Each convention had its pros and cons with regards to media coverage, so we asked people who attended the conventions for their eyewitness accounts, personal experience and overall thoughts regarding what they saw.

Yasmeen Alamari, a political reporter for Rare who covers foreign policy and politics out of the White House and State Department, attended both the DNC and RNC and described some differences in how the conventions were organized.  “The logistics of the RNC at Quicken Loans Arena & Progressive Field offered a more concentrated space and made it much more practical to cover events both inside and outside of the venue. Because the Wells Fargo Center in Philadelphia was so spread out, there were big security buffers around the arena and floor passes were granted just for 30-45 minutes at a time, it made it more challenging to capture coverage in the time allowed.” 

As for what could have been better at the conventions she said, “The RNC needed better organization. The organizers didn’t anticipate the depth of need for media in terms of packets, access and other logistics and practicalities. Despite the time delays of getting from one place to another for the DNC set-up, the DNC was well equipped with a media tent and provided a very organic way to interact.”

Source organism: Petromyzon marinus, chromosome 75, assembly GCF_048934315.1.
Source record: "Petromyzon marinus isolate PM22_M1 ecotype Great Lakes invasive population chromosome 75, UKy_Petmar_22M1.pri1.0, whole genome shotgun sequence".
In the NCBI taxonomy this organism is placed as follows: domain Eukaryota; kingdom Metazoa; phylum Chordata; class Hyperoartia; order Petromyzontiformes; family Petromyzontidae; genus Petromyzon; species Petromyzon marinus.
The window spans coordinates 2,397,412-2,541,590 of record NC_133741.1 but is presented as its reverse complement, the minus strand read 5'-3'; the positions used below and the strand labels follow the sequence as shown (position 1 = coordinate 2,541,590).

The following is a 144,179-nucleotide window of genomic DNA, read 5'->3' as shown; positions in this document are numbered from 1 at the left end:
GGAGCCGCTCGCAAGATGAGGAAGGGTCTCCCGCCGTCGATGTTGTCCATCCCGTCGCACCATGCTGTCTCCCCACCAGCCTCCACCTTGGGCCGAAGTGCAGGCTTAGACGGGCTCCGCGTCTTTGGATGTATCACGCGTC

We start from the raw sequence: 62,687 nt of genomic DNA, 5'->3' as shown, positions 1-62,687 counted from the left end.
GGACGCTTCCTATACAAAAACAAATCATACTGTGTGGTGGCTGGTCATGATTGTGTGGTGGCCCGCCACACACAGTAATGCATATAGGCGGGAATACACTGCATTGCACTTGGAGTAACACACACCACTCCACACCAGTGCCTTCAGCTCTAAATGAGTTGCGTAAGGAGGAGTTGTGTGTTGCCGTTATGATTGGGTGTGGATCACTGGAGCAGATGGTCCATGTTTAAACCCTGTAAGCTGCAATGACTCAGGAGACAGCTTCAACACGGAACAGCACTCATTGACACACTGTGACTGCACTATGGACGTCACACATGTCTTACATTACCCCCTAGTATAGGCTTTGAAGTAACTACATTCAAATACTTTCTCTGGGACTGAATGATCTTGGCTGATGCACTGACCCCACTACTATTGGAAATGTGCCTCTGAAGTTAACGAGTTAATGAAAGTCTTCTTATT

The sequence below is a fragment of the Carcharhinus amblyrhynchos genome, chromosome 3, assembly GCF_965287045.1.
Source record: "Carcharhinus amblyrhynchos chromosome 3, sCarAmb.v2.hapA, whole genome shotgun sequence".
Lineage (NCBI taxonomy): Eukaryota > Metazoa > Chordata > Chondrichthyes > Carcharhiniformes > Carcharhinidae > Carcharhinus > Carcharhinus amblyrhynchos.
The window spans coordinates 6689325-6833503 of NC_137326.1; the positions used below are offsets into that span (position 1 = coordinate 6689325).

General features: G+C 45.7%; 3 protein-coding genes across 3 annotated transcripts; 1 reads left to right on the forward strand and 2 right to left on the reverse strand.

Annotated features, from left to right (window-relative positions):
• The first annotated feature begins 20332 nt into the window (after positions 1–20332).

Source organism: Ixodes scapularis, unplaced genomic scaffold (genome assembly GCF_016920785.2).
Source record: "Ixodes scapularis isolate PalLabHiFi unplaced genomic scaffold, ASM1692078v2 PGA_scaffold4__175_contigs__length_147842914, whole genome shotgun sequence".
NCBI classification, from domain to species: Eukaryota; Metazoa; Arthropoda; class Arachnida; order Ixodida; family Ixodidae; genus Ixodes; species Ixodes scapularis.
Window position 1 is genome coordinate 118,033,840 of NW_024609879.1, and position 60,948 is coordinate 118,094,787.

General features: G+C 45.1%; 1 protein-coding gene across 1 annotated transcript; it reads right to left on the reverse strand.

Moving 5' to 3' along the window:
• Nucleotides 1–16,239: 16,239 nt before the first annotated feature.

She noted, “The logistics of the RNC allowed more comprehensive coverage with the ability to cover events, protests and floor proceedings pretty fluidly. With the DNC, you often had to cover floor activities in 35-45 minute increments. These conventions are very delegate centric, as you’d imagine. In the media we want to have access to everything the delegates have, but sometimes you must have an alternate plan should timing be an issue.”